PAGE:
When I talk to Princeton alumni about why they value their experience at this University, the phrase I hear most often is, “it was transformative.” Transformative collegiate experiences are at the heart of the 2021 Princeton Pre-read, Moving Up Without Losing Your Way: The Ethical Costs of Upward Mobility, by Professor Jennifer M. Morton ’02.Moving Up Without Losing Your Way is the ninth Pre-read that I have selected since becoming Princeton’s president. The Pre-read program has two main goals: to introduce students to the University’s vibrant intellectual culture, and to encourage students to think about the values that should guide their Princeton educations and their lives after graduation.
Morton’s book fits these objectives beautifully. It is a philosophical reflection on the challenges of being a college student. It is also very literally a product of Princeton’s scholarly environment: Morton, who becomes a presidential associate professor at the University of Pennsylvania this fall, worked on the book while she was a Laurance S. Rockefeller Visiting Fellow in Princeton’s University Center for Human Values.
I like Professor Morton’s book for many reasons. It gracefully integrates philosophical insights with common sense observations and personal stories. It calls upon all of us to consider what gives value and meaning to our lives. And it speaks candidly about what makes a college education exhilarating, what makes it hard, and how to navigate the choices it requires. Professor Morton focuses on a group of students whom she calls “strivers”: students who are from low-income families or the first in their families to attend college. She is interested in the distinctive pressures and ethical dilemmas that strivers confront as they pursue an education.
In Moving Up Without Losing Your Way, Morton draws both on her students’ experiences and also her own memories of coming to Princeton. She is a Peruvian immigrant who became the first person in her family to graduate from college. In the preface to her book, Morton thanks Princeton for taking “a chance on me as an undergraduate” and later as a faculty fellow.
Morton speaks candidly about what her education made possible. She also describes the challenges she faced — beginning on her first day on campus, when, feeling herself very much an outsider, she “lugged [her] embarrassingly large and heavy suitcase to the third floor of Blair Hall, shut the door, and wept on the bare mattress.” (p. 11)
Morton’s path from worried freshman to honored professor exemplifies the transformative power of education, and “transformation” is one of the key concepts Professor Morton uses to develop her argument. “Education, by its nature, changes us in profound ways,” she writes (p. 137).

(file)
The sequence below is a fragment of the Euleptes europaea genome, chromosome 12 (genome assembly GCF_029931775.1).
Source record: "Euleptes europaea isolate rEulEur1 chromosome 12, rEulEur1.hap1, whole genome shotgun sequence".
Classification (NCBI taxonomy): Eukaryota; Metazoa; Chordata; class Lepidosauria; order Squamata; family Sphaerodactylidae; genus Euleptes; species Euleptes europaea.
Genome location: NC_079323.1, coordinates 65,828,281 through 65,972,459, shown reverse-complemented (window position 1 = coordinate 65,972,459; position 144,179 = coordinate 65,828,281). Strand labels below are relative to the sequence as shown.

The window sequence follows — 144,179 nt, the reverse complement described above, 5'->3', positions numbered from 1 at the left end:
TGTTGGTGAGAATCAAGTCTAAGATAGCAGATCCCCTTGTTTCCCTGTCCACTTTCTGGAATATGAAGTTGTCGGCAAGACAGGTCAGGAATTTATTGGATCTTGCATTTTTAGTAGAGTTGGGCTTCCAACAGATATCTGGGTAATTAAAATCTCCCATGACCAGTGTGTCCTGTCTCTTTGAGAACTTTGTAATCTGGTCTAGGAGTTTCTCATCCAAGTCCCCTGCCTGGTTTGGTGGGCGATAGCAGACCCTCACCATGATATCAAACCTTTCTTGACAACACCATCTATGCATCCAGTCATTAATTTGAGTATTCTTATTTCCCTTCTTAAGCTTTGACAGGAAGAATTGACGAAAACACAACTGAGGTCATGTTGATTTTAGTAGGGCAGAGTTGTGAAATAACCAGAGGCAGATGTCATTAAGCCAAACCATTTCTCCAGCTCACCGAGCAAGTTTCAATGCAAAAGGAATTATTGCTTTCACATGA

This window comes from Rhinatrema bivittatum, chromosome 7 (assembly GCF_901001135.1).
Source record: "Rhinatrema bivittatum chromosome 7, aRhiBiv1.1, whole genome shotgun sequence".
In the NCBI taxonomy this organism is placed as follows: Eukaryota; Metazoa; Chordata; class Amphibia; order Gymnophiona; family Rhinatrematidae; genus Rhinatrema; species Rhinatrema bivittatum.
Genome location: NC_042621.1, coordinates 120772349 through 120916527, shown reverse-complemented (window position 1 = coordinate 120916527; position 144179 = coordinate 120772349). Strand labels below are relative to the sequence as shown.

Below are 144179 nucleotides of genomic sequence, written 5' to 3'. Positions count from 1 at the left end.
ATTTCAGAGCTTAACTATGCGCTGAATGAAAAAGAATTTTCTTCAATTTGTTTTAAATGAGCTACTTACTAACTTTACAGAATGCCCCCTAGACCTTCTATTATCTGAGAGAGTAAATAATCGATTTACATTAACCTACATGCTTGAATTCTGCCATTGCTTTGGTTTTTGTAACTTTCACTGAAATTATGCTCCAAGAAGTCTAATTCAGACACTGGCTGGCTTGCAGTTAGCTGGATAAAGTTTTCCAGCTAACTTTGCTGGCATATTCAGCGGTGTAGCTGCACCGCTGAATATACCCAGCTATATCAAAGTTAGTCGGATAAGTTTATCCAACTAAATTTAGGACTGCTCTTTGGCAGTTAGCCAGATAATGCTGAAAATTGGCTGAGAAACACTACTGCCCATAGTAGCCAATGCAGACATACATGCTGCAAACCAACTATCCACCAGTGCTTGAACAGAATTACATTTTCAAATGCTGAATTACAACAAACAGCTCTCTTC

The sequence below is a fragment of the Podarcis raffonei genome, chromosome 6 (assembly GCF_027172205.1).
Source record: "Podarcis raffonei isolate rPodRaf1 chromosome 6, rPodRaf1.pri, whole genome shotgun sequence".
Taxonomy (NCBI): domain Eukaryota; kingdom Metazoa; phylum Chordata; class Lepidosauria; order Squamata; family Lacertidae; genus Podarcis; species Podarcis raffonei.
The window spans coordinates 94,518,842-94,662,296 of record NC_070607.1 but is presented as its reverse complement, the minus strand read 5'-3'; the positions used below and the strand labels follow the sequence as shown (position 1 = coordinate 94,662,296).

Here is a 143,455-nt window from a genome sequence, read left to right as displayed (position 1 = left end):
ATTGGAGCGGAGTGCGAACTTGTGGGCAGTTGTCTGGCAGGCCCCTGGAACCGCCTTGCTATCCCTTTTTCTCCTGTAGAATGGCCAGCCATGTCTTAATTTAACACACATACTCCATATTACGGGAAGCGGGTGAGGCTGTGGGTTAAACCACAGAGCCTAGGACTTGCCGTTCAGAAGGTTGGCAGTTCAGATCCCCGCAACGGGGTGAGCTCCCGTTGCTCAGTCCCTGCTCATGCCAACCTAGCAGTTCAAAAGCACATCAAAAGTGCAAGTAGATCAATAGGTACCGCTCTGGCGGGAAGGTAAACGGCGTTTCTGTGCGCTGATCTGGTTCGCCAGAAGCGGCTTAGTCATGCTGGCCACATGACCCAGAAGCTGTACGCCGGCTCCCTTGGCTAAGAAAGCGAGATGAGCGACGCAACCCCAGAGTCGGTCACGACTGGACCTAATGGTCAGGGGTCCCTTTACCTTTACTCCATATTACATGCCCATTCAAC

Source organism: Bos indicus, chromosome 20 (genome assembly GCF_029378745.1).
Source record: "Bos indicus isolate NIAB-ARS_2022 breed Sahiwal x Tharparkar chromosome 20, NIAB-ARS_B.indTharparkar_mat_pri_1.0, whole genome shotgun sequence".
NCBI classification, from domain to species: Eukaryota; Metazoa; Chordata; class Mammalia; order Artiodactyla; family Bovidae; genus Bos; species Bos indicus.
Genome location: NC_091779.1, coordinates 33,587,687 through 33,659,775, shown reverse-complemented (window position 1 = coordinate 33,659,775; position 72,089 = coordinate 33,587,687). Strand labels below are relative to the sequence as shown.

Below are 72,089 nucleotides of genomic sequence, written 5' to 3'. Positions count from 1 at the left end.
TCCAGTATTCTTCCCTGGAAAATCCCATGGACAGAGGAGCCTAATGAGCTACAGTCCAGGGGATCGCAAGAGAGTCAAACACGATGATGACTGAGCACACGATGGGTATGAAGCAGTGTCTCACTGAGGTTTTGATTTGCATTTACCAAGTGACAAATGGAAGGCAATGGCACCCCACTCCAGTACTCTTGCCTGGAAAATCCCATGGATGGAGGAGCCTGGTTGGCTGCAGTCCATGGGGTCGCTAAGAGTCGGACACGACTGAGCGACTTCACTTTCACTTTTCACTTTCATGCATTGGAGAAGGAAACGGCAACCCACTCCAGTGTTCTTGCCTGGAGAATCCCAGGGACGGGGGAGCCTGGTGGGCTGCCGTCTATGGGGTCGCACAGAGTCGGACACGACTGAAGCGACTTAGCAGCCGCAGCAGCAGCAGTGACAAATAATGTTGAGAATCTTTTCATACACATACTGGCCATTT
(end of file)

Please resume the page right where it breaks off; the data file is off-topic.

Transformations can be wonderful, but they can also be unsettling—both to us and to those we know. They can change our political or religious convictions, our aspirations for the future, which people we admire, and what we read. They can alter how we look or what we eat. Many college students have shared the disconcerting sense of feeling a bit like an outsider when they return to their home communities after coming to Princeton.
Morton urges students to approach these transformations self-consciously. She recommends developing a “clear-eyed ethical narrative” about what they value, what they are or are not willing to sacrifice as they pursue their dreams, and how they relate to the structures and communities around them (pp. 110–111). That is sound advice, for college and for life.
Morton illustrates her argument by describing the narrative that informed her own college experience, a narrative shared with many other immigrant families. “Everybody in my immediate family had immigrated for economic opportunities,” she writes. “I was taught that to access opportunities for upward mobility I would have to eventually move far away from home and that it would be hard and lonely work.” (pp. 11–12)
I, too, come from an immigrant family, but until reading Morton’s book I did not realize how important that fact had been to my own Princeton experience. “Go far away and find your future” was the theme of my family’s history and its expectation for the next generation. The narrative was at once liberating and constraining: it simultaneously authorized and impelled me to leave past connections behind. My expectation is that many other alumni readers of Morton’s book will come away with new insight into their own time at Princeton as they reflect on the background narratives that implicitly shaped their own path through college. And my hope is that Moving Up Without Losing Your Way will both provide our entering students with fresh perspective on the adventure ahead of them, and also enable them to think constructively about what our society must do to realize more fully and equitably the profound “transformative effect of education on [students’] life prospects,” (p. 14) not only at Princeton but in America more broadly.
I am confident that the book will spark many interesting conversations. I look forward to discussing it — in person! — with Princeton’s Great Class of 2025 next fall.